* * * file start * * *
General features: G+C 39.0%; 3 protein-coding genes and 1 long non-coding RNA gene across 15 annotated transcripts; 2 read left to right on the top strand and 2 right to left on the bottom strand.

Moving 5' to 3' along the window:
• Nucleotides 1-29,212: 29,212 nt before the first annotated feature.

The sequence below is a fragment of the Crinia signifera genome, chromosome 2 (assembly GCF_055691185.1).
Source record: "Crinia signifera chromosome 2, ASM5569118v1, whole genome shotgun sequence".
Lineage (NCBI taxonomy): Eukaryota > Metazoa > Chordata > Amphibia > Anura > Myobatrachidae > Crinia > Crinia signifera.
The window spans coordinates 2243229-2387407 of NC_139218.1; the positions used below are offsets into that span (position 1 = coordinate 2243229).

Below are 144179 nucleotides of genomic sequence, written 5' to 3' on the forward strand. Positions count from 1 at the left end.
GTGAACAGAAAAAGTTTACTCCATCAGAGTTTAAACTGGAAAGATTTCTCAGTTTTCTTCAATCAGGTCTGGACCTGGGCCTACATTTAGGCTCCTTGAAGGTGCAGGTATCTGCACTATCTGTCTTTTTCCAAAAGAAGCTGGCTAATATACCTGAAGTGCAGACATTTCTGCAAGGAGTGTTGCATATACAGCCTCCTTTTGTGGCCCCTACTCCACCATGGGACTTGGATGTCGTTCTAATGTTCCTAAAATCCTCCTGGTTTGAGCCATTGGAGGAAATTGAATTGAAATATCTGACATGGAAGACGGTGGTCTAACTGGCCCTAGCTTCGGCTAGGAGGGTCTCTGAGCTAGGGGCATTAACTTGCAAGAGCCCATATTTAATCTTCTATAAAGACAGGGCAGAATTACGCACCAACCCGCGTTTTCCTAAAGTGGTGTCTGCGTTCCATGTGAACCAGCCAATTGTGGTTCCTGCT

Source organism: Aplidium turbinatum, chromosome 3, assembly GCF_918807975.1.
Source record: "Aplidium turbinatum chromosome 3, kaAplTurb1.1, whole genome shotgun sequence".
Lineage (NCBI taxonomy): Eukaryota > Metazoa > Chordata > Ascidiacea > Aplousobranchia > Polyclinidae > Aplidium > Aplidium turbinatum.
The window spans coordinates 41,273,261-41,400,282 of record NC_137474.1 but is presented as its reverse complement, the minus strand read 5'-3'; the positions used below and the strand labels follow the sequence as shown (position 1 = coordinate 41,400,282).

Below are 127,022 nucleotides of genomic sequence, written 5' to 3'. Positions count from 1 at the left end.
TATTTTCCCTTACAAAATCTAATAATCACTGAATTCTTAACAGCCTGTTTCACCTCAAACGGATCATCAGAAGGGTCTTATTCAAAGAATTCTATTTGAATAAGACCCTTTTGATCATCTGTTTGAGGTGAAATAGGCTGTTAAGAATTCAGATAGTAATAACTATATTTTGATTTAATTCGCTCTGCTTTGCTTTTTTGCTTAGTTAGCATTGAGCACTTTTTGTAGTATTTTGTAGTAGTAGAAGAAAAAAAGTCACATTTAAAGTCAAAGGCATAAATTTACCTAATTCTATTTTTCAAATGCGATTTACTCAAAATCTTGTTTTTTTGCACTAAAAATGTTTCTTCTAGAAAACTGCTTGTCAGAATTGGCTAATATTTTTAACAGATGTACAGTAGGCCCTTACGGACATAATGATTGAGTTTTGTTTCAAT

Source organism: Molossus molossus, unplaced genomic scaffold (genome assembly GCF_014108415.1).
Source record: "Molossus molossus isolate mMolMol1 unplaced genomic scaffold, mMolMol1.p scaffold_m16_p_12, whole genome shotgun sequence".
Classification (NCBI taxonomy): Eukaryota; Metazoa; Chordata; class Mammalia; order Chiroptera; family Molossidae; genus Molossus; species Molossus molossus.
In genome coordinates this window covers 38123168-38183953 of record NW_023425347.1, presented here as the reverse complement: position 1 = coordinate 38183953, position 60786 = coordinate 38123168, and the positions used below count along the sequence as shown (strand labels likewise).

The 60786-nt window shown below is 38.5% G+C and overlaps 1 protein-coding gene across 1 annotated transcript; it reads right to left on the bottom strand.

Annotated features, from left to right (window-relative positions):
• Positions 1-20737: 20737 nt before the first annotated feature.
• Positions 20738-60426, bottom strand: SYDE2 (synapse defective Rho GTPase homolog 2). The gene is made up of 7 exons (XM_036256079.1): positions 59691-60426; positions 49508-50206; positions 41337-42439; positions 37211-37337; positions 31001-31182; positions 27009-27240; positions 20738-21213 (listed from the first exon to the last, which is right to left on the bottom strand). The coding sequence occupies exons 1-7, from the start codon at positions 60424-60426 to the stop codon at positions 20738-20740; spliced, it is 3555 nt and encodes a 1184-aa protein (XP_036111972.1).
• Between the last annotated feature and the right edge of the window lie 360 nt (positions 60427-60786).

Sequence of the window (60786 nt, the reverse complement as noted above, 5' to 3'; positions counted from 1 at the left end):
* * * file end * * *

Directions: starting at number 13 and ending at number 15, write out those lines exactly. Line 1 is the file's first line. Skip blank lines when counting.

The window spans coordinates 41,273,261-41,400,282 of record NC_137474.1 but is presented as its reverse complement, the minus strand read 5'-3'; the positions used below and the strand labels follow the sequence as shown (position 1 = coordinate 41,400,282).

Below are 127,022 nucleotides of genomic sequence, written 5' to 3'. Positions count from 1 at the left end.
TATTTTCCCTTACAAAATCTAATAATCACTGAATTCTTAACAGCCTGTTTCACCTCAAACGGATCATCAGAAGGGTCTTATTCAAAGAATTCTATTTGAATAAGACCCTTTTGATCATCTGTTTGAGGTGAAATAGGCTGTTAAGAATTCAGATAGTAATAACTATATTTTGATTTAATTCGCTCTGCTTTGCTTTTTTGCTTAGTTAGCATTGAGCACTTTTTGTAGTATTTTGTAGTAGTAGAAGAAAAAAAGTCACATTTAAAGTCAAAGGCATAAATTTACCTAATTCTATTTTTCAAATGCGATTTACTCAAAATCTTGTTTTTTTGCACTAAAAATGTTTCTTCTAGAAAACTGCTTGTCAGAATTGGCTAATATTTTTAACAGATGTACAGTAGGCCCTTACGGACATAATGATTGAGTTTTGTTTCAAT